Pay for Performance through Strategic Planning
Because studies have shown time and again that pay represents one of the most important factors involved in retaining qualified employees, it is little wonder that there has been a great deal of attention focused on how best to compensate employees for their performance in recent years. Moreover, because employee performance and productivity is inextricably related to organizational profitability, these issues have assumed new relevance and importance in the current economic environment. There have been some mixed reviews concerning pay-for-performance approaches to enhancing employee performance, though, that suggest there is ...view middle of the document...
The following journal articles provide some valuable insights into the challenges and obstacles that have been identified in this regard, and these sources, together with the tips and guidance offered by the authors, can help provide a set of best practices that organizations of all types can follow when considered implementing such an incentive pay approach to rewarding top performers. A summary of the research and salient findings are provided in the chapter conclusion.
Pay for Performance Schemes
From Bayley’s (2006) perspective, pay-for-performance programs, also known as incentive pay or merit pay, are a solid approach to rewarding top-quality performance by employees in many types of organizations including healthcare settings. This author also qualifies this characterization, though, by emphasizing, “Pay for performance programs are not one thing, they are many [but] pay for performance is only the next best thing. The very best thing would be to stop playing the current game and design a system--a cost-worthy, predictably priced and quality-rewarded system--that works for everybody” (p. 1). Given the challenges associated with developing such an approach, though, “the next best thing” provided by pay-for-performance programs may represent the optimum tactic for many types of organizations today. This has been especially true in the field of education where incentive pay initiatives have become a topic of hot debate among educators and policymakers alike.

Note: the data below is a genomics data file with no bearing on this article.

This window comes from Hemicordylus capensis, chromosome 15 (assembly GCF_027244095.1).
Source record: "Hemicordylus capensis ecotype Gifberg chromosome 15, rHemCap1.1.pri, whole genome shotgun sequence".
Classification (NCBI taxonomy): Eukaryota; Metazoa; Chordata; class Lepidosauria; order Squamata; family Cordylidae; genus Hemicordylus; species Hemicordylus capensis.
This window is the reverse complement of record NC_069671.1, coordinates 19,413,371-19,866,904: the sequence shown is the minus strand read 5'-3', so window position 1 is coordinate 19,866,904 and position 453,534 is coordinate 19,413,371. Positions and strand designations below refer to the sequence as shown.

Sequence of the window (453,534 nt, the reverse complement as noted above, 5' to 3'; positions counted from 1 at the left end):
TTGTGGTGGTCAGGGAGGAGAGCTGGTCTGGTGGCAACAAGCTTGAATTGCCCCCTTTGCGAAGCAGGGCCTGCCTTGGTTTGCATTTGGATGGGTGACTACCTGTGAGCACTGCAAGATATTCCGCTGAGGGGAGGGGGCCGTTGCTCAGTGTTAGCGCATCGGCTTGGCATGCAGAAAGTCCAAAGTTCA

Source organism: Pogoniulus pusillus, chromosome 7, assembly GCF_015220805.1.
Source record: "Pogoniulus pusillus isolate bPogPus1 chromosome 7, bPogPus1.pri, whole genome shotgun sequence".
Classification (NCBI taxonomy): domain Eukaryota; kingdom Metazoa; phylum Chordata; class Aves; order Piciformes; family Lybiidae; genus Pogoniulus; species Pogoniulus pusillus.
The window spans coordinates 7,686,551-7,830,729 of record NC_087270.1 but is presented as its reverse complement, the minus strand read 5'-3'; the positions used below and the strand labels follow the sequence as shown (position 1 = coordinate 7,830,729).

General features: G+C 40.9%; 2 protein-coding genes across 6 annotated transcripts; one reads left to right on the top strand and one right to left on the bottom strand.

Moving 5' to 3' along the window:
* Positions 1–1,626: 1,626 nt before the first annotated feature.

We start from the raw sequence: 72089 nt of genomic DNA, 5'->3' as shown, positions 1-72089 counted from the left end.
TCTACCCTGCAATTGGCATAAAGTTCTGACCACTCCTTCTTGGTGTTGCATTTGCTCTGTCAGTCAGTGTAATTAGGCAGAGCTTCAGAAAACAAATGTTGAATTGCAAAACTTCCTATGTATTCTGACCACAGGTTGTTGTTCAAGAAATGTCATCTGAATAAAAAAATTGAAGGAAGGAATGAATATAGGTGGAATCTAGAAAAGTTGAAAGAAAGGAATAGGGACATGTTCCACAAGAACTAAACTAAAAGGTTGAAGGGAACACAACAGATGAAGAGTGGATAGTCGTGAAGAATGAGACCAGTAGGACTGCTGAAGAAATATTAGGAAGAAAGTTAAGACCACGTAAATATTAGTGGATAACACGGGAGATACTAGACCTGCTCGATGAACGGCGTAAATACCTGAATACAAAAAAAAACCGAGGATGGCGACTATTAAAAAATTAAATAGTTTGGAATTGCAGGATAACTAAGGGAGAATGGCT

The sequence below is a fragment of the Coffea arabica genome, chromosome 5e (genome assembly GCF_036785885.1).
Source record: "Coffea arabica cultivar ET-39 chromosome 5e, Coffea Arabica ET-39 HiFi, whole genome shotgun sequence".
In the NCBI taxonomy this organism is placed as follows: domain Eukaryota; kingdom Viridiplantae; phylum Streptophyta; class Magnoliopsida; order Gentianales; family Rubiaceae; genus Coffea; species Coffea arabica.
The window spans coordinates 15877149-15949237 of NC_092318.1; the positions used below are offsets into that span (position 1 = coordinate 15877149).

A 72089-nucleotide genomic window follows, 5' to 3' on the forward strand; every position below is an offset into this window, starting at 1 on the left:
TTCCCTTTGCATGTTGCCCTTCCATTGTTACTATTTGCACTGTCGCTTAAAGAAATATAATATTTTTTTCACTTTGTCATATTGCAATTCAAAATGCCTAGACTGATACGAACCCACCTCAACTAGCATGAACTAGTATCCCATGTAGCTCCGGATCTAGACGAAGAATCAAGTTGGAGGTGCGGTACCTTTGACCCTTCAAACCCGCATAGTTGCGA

The same constraints and challenges that typify pay-for-performance in other types of organizations, though, are also present in the nation’s school systems and are particularly pronounced when it comes to measuring teacher performance because of the enormous number of confounding factors involved. For example, Lavy (2013) reports that, “Tying teachers' pay to their classroom performance should improve the current educational system both by clarifying teaching goals and by attracting and retaining the most productive teachers. But implementing pay for performance poses many practical challenges, because measuring individual teachers' performance is difficult” (p. 87). The experiences of the Denver school system suggest that this approach is doomed to failure unless all of the stakeholders involved are actively involved in its formulation, implementation and execution. According to an analysis by Gratz (2013), the Denver school board elected to implement a merit pay regimen without soliciting feedback from the affected teachers and they ultimately regretted their decision to implement such a program as well as their lack of soliciting educator feedback. Moreover, the merit pay program used by the Denver school system was marked by many of the same obstacles that other schools have experienced when attempting to implement such an initiative in terms of accurately measuring teacher performance when there are so many confounding variables involved (Gratz).
Indeed, different class...